# What is the meaning of "width" and "prominences" in findpeaks

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It said that:

[pks,locs,w,p] = findpeaks(data) additionally returns the widths of the peaks as the vector w and the prominences of the peaks as the vector p.

w is the widths of the peaks as the vector w

I still unable to find out how they calculate the width.

In the example below:

x = linspace(0,1,1000);

Pos = [1 2 3 5 7 8]/10;

Hgt = [4 4 2 2 2 3];

Wdt = [3 8 4 3 4 6]/100;

for n = 1:length(Pos)

Gauss(n,:) = Hgt(n)*exp(-((x - Pos(n))/Wdt(n)).^2);

end

PeakSig = sum(Gauss);

Plot the individual curves and their sum

plot(x,Gauss,'--',x,PeakSig)

grid

findpeaks(PeakSig,x,'MinPeakProminence',2,'Annotate','extents','WidthReference','halfheight')

[pks,locs,w,p]= findpeaks(PeakSig,x,'MinPeakProminence', 2,'Annotate','extents','WidthReference','halfheight')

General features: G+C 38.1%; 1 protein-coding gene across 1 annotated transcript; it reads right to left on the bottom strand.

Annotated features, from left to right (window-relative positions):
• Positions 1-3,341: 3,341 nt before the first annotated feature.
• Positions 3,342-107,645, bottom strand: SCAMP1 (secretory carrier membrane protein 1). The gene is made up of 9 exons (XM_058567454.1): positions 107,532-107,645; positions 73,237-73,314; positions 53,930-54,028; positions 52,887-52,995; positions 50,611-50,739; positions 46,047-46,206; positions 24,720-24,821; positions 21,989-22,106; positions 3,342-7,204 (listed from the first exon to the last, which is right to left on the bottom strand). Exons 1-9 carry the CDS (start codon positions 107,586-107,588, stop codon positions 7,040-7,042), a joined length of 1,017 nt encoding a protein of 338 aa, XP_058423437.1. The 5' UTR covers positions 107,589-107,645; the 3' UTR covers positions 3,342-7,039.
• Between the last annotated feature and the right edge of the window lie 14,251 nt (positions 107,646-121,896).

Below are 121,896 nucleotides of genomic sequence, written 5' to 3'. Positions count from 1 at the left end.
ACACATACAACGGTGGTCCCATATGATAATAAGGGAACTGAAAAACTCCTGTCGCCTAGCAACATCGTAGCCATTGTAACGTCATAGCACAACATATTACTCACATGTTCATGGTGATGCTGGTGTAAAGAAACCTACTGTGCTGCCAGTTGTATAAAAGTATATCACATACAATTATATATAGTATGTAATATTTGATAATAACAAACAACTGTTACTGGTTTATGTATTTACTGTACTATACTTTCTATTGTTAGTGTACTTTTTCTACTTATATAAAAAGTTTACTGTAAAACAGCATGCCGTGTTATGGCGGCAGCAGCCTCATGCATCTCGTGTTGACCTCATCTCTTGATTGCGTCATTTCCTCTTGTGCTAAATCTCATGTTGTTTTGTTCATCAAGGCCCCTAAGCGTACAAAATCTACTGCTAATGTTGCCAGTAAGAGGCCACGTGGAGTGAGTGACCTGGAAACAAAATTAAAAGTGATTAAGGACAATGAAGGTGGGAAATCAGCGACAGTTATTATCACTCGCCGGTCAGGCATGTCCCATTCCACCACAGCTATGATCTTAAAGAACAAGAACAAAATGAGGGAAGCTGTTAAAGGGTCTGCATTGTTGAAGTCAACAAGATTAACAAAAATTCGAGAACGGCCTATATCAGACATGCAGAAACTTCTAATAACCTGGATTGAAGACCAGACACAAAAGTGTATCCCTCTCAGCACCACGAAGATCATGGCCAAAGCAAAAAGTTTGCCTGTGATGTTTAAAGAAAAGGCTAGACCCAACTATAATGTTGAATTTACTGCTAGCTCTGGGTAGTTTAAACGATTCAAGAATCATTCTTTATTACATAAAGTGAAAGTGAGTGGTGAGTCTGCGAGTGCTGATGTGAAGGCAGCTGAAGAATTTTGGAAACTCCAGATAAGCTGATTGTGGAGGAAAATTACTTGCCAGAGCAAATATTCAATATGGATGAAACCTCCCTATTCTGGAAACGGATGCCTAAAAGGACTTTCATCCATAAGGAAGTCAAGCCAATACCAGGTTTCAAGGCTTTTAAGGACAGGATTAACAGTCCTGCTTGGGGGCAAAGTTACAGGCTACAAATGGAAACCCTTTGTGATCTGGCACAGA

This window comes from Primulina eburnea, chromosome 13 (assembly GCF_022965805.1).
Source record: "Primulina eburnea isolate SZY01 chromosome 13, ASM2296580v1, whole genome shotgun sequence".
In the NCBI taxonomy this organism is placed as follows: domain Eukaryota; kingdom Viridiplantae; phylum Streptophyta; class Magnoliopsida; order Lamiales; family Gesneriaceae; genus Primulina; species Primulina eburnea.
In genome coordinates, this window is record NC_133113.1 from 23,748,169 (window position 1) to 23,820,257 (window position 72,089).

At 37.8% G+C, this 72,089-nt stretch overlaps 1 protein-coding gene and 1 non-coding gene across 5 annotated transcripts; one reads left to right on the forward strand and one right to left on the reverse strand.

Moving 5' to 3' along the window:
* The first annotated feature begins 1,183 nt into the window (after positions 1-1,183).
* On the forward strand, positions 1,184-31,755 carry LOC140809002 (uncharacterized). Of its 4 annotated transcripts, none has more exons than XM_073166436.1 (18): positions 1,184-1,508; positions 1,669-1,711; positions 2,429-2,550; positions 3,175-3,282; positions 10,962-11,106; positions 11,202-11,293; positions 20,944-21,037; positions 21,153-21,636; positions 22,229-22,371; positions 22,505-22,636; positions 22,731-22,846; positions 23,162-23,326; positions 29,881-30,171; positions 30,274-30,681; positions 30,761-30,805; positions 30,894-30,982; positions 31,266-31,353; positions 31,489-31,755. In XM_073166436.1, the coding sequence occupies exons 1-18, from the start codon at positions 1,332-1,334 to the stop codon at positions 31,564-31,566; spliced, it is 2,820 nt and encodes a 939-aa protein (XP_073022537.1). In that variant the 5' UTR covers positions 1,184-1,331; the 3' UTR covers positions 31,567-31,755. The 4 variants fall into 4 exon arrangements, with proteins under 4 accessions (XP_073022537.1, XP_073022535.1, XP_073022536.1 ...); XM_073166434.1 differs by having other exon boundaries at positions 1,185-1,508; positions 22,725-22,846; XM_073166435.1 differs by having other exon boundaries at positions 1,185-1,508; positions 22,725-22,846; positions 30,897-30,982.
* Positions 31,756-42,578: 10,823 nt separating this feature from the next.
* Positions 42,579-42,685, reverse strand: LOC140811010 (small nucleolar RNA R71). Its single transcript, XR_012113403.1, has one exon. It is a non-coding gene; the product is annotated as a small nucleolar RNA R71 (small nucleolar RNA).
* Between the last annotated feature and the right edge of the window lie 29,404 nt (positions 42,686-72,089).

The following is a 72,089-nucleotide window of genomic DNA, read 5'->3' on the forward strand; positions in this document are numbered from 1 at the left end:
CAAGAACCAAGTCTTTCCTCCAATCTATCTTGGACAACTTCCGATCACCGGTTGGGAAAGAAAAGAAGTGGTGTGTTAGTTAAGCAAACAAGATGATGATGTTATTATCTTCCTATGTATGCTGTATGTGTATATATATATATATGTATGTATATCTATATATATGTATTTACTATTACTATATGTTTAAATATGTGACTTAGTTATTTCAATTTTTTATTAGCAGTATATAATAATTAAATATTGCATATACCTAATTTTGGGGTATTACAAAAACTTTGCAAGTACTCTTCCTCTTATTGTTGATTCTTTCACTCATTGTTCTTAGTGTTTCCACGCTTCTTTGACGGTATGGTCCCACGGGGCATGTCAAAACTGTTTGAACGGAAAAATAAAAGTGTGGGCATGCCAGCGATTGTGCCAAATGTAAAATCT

title('Signal Peak Widths')

w =

0.2352 0.1725

p =

4.8721 3.0028

Is the w is the width (half-height) and p is height as pointed in the plot?

##### 0 Comments

### Accepted Answer

Star Strider
on 7 Feb 2019

Is the w is the width (half-height) and p is height as pointed in the plot?

Your interpretation of ‘p’ is correct. The value of ‘w’ returned depends on how you define 'WidthReference' (link). You can define it to be full width half maximum (FWHM) if you define it as 'halfheight'.

##### 5 Comments

Duy Tran
on 12 Jul 2021

is it possible to get the endpoints (data points) of the widths apart from the distance?

Star Strider
on 12 Jul 2021

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